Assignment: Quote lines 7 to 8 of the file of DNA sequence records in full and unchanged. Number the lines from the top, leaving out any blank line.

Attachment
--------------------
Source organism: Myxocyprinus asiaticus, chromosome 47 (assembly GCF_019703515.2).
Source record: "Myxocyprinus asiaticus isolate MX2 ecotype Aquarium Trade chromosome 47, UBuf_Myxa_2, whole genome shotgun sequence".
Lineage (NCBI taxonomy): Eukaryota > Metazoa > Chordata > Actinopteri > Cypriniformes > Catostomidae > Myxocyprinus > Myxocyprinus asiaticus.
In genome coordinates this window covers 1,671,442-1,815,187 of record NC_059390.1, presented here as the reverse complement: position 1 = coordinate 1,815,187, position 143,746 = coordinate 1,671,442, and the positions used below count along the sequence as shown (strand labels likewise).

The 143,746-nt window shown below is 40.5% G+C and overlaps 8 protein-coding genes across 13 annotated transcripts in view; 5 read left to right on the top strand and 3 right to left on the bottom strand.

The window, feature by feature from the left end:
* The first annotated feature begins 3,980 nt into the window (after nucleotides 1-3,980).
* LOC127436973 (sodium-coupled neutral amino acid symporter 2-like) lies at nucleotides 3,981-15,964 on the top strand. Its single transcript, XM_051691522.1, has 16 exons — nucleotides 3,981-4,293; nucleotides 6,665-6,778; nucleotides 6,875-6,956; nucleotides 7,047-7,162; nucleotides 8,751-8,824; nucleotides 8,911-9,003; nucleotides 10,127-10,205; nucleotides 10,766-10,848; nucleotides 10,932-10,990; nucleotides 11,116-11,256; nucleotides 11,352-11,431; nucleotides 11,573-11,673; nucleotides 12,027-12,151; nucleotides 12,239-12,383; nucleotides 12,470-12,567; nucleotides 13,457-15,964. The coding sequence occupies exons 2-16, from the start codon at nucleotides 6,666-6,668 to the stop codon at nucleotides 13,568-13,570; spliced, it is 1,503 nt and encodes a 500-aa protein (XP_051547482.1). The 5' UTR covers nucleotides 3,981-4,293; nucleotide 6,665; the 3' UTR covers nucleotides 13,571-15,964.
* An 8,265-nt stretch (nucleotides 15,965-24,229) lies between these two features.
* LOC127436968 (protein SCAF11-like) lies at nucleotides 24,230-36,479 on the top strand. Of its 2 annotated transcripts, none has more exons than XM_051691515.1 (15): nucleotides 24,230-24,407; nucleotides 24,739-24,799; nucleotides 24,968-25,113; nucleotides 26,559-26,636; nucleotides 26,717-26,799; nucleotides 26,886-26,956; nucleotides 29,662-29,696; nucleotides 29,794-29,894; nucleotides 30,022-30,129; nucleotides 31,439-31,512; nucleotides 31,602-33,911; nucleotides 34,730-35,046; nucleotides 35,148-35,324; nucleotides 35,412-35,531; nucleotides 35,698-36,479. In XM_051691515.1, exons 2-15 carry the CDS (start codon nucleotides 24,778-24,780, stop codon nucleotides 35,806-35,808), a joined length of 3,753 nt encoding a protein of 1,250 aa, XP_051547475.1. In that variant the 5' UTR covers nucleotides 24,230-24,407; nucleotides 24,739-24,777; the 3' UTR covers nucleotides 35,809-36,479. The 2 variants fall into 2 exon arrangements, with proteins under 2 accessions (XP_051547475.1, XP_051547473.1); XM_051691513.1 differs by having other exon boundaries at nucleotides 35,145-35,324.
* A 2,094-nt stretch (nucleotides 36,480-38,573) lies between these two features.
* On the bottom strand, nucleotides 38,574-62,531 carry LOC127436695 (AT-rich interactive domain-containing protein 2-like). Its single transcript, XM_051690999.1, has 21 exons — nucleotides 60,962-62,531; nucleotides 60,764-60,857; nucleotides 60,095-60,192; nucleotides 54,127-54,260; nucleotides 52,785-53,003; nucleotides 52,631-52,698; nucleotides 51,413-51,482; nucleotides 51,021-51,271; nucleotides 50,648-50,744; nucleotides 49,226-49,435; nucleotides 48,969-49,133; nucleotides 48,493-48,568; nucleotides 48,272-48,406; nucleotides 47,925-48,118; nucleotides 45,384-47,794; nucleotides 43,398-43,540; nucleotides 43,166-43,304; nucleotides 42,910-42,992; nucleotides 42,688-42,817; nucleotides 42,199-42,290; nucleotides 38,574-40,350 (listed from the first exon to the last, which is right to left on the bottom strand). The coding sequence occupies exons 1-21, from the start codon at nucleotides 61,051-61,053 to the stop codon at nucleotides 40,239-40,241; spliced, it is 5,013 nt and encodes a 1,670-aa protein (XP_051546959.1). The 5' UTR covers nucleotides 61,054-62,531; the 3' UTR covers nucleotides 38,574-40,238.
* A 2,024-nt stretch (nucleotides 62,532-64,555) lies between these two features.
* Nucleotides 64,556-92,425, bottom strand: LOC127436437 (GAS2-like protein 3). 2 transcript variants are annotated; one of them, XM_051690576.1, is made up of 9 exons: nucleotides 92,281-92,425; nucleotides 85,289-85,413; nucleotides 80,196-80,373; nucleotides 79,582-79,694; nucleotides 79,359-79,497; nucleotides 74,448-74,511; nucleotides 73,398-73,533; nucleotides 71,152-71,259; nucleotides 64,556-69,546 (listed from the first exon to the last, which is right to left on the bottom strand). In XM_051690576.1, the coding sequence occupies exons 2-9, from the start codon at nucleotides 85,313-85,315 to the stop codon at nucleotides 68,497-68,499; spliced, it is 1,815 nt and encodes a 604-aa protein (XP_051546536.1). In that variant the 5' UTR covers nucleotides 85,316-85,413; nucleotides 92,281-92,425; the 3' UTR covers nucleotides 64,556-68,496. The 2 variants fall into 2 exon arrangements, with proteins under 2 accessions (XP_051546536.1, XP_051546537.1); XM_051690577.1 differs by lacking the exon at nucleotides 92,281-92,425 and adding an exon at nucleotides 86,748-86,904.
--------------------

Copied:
* The first annotated feature begins 3,980 nt into the window (after nucleotides 1-3,980).
* LOC127436973 (sodium-coupled neutral amino acid symporter 2-like) lies at nucleotides 3,981-15,964 on the top strand. Its single transcript, XM_051691522.1, has 16 exons — nucleotides 3,981-4,293; nucleotides 6,665-6,778; nucleotides 6,875-6,956; nucleotides 7,047-7,162; nucleotides 8,751-8,824; nucleotides 8,911-9,003; nucleotides 10,127-10,205; nucleotides 10,766-10,848; nucleotides 10,932-10,990; nucleotides 11,116-11,256; nucleotides 11,352-11,431; nucleotides 11,573-11,673; nucleotides 12,027-12,151; nucleotides 12,239-12,383; nucleotides 12,470-12,567; nucleotides 13,457-15,964. The coding sequence occupies exons 2-16, from the start codon at nucleotides 6,666-6,668 to the stop codon at nucleotides 13,568-13,570; spliced, it is 1,503 nt and encodes a 500-aa protein (XP_051547482.1). The 5' UTR covers nucleotides 3,981-4,293; nucleotide 6,665; the 3' UTR covers nucleotides 13,571-15,964.